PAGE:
reflections: nespresso snobbery
1. One who tends to patronize, rebuff, or ignore people regarded as social inferiors and imitate, admire, or seek association with people regarded as social superiors.
2. One who affects an offensive air of self-satisfied superiority in matters of taste or intellect.
It’s amazing to me how quick I am to hold a snobby view on something that I once deemed as satisfying.
Yes, I am sad to admit it, but since my nespresso machine arrived in my household, the darling percolator has lost all appeal. I realised this as I stood in the kitchen desperately desiring a coffee and yet not wanting to wake the child. My highly prized nespresso is noisy therefore I would be forced to go with what has so quickly become, in my mind, the lesser option. I couldn’t do it. But as I stood there shocked and appalled, and slightly amused, at how quickly I had become so snobby on this matter, I realised that its not only in small matters of material things that this attitude manifests.
I’ve been pondering on this reality in many ways for quite some time, but not until my nespresso aha moment did I realise how true this phenomenon is. I don’t know what it is about human nature, excuse me, MY nature, but it seems when I’ve come into an ‘upgrade’ I so easily disregard what was ‘former’ as lesser. This takes many forms: material possessions, parenting strategies, political viewpoints, matters of faith and so forth. And I’m not saying that upgrades are wrong. In fact this is the natural way of life and growth and maturity. But what I do see as wrong is the air of superiority that so sneakily and easily comes in.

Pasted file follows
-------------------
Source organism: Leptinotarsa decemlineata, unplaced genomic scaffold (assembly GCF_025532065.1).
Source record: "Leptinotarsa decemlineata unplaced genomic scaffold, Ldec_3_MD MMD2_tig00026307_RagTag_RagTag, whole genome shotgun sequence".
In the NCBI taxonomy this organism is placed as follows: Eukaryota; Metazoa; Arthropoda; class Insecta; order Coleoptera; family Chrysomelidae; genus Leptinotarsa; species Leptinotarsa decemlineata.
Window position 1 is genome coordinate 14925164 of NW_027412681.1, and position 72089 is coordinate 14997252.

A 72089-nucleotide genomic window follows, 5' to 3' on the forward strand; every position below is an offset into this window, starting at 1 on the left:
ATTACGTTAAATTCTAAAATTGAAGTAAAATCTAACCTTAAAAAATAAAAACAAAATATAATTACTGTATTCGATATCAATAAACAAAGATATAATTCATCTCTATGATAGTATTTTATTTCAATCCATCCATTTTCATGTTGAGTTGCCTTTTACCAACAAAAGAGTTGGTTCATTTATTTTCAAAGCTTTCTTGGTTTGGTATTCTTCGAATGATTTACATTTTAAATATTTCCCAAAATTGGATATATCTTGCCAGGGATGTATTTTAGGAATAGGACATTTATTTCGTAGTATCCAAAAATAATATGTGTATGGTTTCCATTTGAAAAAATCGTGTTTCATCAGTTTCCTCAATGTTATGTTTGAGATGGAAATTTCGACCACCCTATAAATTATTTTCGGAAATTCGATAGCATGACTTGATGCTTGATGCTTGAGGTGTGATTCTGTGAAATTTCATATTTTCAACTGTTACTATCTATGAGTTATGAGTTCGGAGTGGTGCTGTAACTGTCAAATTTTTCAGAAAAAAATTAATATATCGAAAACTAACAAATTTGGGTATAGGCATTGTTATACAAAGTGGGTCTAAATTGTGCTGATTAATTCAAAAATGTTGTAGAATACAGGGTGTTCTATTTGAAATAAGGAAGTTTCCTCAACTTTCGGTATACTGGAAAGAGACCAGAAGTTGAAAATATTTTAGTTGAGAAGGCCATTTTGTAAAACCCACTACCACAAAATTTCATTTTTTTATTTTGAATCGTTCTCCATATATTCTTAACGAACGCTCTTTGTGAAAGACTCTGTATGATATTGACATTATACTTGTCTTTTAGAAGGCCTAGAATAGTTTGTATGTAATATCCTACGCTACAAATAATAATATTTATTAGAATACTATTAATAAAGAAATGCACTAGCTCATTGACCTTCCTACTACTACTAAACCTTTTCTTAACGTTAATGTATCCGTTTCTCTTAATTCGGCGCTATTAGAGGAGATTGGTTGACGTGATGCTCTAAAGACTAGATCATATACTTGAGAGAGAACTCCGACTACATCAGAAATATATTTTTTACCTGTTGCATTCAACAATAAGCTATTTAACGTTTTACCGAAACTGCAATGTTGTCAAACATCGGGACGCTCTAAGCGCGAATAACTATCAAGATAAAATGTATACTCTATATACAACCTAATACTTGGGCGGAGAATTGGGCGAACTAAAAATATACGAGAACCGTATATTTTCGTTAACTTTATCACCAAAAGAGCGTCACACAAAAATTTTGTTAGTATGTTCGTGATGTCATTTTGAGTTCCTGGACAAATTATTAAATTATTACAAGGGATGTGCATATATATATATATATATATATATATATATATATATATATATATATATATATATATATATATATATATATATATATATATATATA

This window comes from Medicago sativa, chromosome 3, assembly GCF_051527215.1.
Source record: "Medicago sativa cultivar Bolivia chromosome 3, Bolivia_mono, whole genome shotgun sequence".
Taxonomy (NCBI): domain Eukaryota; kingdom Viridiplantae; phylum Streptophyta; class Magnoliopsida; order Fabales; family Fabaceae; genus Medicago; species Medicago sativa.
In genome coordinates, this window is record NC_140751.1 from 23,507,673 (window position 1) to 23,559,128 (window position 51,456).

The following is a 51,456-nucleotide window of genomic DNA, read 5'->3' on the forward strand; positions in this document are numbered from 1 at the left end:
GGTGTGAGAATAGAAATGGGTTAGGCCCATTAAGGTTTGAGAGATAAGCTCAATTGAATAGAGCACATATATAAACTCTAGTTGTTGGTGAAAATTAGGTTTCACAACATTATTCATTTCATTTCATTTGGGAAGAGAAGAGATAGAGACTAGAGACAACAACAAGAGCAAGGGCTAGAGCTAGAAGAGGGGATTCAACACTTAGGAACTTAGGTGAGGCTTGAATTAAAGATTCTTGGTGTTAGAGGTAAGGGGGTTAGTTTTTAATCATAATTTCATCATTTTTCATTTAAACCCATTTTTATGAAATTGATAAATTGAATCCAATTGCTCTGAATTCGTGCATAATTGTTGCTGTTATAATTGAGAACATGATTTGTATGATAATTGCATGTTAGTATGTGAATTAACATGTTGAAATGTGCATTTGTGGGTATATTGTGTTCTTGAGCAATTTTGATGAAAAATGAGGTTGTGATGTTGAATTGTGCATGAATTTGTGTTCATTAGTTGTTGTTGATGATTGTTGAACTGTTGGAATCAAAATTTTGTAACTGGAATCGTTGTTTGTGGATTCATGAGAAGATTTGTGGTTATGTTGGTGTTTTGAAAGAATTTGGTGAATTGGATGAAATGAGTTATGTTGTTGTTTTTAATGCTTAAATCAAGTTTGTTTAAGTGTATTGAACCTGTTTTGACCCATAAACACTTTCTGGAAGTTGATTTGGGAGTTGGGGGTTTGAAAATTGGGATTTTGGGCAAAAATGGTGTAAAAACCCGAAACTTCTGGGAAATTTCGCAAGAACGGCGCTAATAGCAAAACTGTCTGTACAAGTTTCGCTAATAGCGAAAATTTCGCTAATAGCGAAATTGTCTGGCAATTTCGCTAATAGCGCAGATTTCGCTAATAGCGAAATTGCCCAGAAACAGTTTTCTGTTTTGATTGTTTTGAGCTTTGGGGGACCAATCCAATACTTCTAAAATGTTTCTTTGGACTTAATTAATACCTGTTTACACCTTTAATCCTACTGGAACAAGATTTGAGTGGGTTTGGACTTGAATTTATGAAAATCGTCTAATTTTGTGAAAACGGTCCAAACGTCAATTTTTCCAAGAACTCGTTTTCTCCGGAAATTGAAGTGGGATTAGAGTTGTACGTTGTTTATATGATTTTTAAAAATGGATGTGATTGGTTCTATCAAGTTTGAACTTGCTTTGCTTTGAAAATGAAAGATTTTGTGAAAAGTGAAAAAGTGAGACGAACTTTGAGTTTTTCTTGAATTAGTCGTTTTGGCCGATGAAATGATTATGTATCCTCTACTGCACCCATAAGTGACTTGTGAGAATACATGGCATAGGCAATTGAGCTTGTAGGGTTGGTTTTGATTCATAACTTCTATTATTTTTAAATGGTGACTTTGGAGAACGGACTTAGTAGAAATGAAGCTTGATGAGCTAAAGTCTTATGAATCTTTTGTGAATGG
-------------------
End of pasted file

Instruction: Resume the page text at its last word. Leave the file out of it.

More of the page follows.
It’s so easy for me to feel as if I’ve got the best of something. The best coffee machine(!), the best idea, the best point of view, the best way to discipline, etc, etc… And while that may be true(!), should this in any way hinder my view of or relational abilities with others? It’s at this point that I’ve got Scripture reverberating through my head…
Smack. There it is. It seems that as a disciple of Jesus there is no room for snobbery. It’s okay for me to consider what I have as good, or even as better than what I had before, but am I to think that the point of view that I hold somehow makes me better than someone else? Isn’t this where relational fraction and tension come from?
How then to live? Lets bring it back to the darling percolator. I will no longer look down upon it for its inferior coffee making abilities. Although I will continue to choose the nespresso as the superior way for me, I will value the many years I had with the percolator and the many friends who still hold it in esteem.